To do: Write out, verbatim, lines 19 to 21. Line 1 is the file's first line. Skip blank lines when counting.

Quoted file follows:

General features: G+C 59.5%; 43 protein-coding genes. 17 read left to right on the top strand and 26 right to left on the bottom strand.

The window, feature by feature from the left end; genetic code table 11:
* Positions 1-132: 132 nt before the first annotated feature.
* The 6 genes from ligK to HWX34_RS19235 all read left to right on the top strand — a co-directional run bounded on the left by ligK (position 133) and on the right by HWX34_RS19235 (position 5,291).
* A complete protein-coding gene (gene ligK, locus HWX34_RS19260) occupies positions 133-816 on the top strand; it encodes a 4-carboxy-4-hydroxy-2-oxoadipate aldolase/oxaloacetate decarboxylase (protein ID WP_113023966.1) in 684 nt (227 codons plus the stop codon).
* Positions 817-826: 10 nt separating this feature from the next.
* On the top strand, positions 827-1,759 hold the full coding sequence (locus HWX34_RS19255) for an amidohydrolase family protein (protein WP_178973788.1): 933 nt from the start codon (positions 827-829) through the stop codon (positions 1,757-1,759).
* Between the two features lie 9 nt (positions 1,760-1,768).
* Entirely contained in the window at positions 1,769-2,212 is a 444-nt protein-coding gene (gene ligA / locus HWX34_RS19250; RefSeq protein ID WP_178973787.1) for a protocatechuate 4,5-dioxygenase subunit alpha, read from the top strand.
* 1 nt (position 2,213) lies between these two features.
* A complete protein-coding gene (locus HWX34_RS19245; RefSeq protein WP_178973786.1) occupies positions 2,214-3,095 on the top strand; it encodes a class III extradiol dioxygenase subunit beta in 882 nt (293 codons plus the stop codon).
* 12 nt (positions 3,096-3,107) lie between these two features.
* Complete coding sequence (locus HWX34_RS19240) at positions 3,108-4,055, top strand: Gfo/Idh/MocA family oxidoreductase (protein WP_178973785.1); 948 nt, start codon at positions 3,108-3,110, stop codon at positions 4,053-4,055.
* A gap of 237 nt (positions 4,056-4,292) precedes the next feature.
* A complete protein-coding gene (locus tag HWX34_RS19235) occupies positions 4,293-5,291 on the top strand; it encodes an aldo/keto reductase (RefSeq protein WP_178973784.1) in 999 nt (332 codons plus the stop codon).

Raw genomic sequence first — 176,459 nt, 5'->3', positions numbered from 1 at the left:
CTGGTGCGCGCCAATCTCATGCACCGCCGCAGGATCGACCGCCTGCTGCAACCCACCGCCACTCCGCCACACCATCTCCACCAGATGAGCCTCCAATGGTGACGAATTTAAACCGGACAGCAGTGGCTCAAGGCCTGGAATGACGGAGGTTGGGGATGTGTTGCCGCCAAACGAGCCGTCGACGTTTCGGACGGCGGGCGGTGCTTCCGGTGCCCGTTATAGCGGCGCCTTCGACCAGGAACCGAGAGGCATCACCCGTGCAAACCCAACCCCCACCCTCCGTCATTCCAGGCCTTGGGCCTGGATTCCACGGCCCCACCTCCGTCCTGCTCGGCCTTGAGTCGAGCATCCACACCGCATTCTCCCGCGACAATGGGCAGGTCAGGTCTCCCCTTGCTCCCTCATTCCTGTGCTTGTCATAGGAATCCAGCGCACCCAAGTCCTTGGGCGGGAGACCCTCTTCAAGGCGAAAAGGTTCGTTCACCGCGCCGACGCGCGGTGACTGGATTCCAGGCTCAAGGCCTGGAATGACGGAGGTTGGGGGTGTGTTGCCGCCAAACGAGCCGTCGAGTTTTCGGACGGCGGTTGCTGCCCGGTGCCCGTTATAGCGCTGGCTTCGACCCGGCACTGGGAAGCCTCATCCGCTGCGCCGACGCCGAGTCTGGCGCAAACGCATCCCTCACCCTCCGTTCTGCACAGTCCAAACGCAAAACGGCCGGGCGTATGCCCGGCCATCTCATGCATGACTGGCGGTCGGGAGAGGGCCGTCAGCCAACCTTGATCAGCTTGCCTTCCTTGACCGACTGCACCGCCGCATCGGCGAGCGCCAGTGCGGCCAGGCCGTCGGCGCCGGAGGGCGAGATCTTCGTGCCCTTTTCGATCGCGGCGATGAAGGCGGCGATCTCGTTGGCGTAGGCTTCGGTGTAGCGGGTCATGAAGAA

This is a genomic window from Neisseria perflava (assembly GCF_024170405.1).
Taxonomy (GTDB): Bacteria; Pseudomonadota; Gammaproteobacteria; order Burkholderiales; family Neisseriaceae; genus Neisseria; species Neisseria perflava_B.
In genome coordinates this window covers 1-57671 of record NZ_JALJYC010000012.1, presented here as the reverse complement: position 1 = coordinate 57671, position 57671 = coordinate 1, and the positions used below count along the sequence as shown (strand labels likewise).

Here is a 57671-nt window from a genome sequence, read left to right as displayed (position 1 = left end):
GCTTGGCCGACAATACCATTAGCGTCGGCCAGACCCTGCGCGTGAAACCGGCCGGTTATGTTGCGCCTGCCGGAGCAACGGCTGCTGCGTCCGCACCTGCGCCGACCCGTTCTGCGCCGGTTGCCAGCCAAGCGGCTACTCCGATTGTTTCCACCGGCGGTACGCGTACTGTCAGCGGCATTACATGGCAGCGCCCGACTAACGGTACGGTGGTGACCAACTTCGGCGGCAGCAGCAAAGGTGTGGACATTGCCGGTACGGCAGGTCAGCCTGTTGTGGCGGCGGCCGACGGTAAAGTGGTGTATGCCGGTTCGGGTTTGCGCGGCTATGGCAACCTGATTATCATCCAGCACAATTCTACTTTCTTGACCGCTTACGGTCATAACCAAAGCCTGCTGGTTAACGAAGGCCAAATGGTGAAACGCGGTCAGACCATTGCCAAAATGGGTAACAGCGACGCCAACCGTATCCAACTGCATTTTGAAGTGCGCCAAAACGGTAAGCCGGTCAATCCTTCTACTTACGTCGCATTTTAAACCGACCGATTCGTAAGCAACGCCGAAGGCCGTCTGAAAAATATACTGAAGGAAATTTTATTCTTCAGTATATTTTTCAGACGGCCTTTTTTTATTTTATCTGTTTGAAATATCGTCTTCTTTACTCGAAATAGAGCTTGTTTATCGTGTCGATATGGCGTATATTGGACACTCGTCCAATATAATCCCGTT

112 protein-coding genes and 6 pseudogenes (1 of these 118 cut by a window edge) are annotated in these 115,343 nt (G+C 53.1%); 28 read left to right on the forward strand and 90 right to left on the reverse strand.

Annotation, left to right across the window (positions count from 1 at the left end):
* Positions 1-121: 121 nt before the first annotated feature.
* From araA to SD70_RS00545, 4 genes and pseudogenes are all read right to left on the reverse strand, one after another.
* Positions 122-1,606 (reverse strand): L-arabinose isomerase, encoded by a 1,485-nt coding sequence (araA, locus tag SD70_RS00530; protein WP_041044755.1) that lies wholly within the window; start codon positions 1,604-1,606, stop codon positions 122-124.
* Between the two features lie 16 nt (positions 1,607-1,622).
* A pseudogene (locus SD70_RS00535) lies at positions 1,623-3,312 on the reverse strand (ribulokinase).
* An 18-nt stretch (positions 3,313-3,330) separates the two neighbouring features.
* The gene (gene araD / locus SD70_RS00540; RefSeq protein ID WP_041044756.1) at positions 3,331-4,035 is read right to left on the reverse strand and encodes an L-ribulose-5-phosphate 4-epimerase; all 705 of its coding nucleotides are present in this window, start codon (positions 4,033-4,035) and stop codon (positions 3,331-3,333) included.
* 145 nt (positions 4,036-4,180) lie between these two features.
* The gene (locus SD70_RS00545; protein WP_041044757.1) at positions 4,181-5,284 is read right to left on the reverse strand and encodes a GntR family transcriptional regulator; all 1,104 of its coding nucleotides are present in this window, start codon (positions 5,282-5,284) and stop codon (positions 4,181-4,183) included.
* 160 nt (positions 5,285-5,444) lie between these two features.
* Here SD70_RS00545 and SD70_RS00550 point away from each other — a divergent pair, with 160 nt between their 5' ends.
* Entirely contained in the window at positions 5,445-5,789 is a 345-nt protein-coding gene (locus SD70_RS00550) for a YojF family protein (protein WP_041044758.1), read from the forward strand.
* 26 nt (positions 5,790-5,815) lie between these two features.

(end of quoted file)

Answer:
Taxonomy (GTDB): Bacteria; Pseudomonadota; Gammaproteobacteria; order Burkholderiales; family Neisseriaceae; genus Neisseria; species Neisseria perflava_B.
In genome coordinates this window covers 1-57671 of record NZ_JALJYC010000012.1, presented here as the reverse complement: position 1 = coordinate 57671, position 57671 = coordinate 1, and the positions used below count along the sequence as shown (strand labels likewise).

Here is a 57671-nt window from a genome sequence, read left to right as displayed (position 1 = left end):